Have you noticed that there are people who don’t really like the elderly but really enjoy their grandmother and her friends? There are people who are on the side of the poor but cannot stand to be near any homeless person. I find that sort of thing in myself and in everyone I know. The more I think about it, the more I notice a disconnect between how we view individuals and social groups. This is probably a good thing. What would you do about someone who is great, really the sort of person you like, but has the drawback of one single belief that you just can’t take? Of course, you would continue to like your friend and dislike the people with the nasty belief. When thinking about your friend you who overlook their belief and in thinking about the group with that belief, you would overlook your friend’s membership. We simple accept the disconnect.
Some recent research has shown how we do it. It has long been known that people treat inanimate and animate things differently. A person can lose the ability to recognize one category while still being able to handle the other. And other people can have the problem the other way around. This ‘double dissociation’ is assumed to show that the brain has separate ways of storing/retrieving the items in the two conceptual categories. What the new research shows is a third category that can be dissociated from these two.
The research paper is: Raffaella I. Rumiati, Andrea Carnaghi, Erika Improta, Ana Laura Diez, Maria Caterina Silveri. Social groups have a representation of their own: Clues from neuropsychology. Cognitive Neuroscience, 2014; 1 DOI: 10.1080/17588928.2013.876981. Here is the abstract:
The most relevant evidence for the organization of the conceptual knowledge in the brain was first provided by the patterns of deficits in brain-damaged individuals affecting one or another semantic category. Patients with various etiologies showed a disproportionate impairment in producing and understanding names of either living (fruits, vegetables, animals) or nonliving things (tools, vehicles, clothes). These double dissociations between spared and impaired recognition of living and nonliving things led to suggest that these categories are discretely represented in the brain. Recently social groups were found to be represented independently of traditional living and nonliving categories. Here we tested 21 patients with different types of primary dementia with three word sorting tasks tapping their conceptual knowledge about living and nonliving entities and social groups. Patients double dissociated in categorizing words belonging to the three categories. These findings clarify that knowledge about social groups is distinct from other semantic categories.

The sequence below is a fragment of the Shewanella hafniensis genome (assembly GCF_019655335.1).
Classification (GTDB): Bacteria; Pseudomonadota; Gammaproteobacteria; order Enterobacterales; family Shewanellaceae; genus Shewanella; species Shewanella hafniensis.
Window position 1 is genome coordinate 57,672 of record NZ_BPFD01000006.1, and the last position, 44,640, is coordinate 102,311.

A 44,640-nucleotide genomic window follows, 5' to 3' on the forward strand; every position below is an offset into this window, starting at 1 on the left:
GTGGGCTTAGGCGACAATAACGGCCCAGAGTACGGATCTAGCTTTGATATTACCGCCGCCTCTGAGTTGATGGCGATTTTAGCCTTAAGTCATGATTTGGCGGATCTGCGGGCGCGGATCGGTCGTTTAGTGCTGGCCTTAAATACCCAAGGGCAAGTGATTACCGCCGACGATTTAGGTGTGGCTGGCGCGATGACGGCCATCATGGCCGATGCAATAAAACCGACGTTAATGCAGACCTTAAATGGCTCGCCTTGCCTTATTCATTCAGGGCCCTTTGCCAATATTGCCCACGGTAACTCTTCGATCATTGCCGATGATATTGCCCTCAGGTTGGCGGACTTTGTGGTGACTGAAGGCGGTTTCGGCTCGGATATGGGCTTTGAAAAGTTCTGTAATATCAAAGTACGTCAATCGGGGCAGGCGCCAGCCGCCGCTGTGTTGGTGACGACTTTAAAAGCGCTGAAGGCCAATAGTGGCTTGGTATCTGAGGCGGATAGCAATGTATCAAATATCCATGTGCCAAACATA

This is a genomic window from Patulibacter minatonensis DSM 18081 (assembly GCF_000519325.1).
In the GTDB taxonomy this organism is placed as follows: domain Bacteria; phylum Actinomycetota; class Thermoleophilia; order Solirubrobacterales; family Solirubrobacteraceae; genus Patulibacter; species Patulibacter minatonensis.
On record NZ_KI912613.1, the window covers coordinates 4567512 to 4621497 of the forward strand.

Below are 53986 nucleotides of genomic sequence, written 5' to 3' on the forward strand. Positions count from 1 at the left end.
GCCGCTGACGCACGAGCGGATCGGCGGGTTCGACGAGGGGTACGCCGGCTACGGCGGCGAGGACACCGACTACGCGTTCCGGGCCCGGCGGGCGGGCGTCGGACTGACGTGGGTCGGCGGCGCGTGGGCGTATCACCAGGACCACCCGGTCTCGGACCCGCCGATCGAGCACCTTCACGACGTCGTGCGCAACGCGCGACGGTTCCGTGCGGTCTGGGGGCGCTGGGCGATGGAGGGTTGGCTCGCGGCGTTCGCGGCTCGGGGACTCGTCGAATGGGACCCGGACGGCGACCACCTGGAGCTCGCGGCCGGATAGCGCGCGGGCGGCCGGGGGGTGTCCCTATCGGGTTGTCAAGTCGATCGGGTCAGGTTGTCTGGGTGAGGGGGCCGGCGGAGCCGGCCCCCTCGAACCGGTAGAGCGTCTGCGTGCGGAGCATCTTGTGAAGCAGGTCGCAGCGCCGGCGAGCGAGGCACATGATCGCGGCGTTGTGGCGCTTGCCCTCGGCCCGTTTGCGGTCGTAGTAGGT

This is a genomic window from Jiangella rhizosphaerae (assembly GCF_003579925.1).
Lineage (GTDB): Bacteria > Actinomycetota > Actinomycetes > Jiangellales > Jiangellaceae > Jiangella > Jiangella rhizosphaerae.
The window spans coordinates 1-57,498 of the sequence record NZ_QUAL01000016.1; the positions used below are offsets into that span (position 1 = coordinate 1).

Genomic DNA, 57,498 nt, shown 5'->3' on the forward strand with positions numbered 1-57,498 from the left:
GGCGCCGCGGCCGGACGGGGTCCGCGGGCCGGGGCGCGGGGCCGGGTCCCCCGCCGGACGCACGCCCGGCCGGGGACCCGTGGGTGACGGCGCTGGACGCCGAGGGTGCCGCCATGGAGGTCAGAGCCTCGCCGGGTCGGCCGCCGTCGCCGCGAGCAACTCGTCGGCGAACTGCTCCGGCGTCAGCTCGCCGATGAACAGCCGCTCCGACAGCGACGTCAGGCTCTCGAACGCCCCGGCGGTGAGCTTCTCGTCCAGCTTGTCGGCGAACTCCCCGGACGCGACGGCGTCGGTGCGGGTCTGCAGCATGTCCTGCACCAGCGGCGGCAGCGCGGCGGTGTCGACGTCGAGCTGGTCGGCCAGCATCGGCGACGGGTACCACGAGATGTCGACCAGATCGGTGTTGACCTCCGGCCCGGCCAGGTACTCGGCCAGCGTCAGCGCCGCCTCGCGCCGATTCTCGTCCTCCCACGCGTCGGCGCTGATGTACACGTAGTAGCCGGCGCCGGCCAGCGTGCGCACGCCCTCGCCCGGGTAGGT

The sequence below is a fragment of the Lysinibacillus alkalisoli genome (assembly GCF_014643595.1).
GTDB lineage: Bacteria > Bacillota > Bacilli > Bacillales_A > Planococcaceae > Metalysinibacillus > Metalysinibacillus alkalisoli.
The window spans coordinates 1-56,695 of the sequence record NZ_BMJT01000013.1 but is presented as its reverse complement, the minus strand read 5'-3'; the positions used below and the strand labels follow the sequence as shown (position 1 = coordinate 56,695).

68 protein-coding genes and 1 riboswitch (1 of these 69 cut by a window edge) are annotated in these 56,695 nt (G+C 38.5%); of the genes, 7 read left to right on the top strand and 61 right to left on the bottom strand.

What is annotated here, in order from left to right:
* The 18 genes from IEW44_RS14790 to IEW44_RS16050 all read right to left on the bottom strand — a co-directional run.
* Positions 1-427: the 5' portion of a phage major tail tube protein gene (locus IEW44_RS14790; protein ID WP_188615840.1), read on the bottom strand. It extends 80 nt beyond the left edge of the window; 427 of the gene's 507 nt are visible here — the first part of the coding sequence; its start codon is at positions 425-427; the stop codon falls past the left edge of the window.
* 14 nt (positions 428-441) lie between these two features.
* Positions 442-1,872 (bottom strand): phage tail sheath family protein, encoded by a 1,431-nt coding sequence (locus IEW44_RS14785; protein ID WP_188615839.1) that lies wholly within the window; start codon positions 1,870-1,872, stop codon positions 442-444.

More of these sorts of categories are not unheard of. Bantu languages have noun classes in their grammar that correspond roughly to categories like this. For Swahili there are 18 classes, roughly: persons, groups of persons, plants, groups of plants, fruits, groups of fruit, things, groups of things, animals, groups of animals, abstracts, actions, and 3 to do with locations.
In 2012 researchers at MIT showed that the brain organizes objects based on size. “By looking at the arrangement of the responses, they found a systematic organization of big to small object responses across the brain’s cerebral cortex. Large objects, they learned, are processed in the parahippocampal region of the brain, an area located by the hippocampus, which is also responsible for navigating through spaces and for processing the location of different places, like the beach or a building. Small objects are handled in the inferior temporal region of the brain, near regions that are active when the brain has to manipulate tools like a hammer or a screwdriver.”
It seems a puzzle whether these divisions are linguistic or not. Are categories reflecting how we process some types of objects, or are they the categories we learn with our mother tongue? Do we naturally have a lot of categories but lose many, or have naturally a few and create many more? What is the cost/benefit of categories – are they costly to maintain and work with, or do they make thinking easier?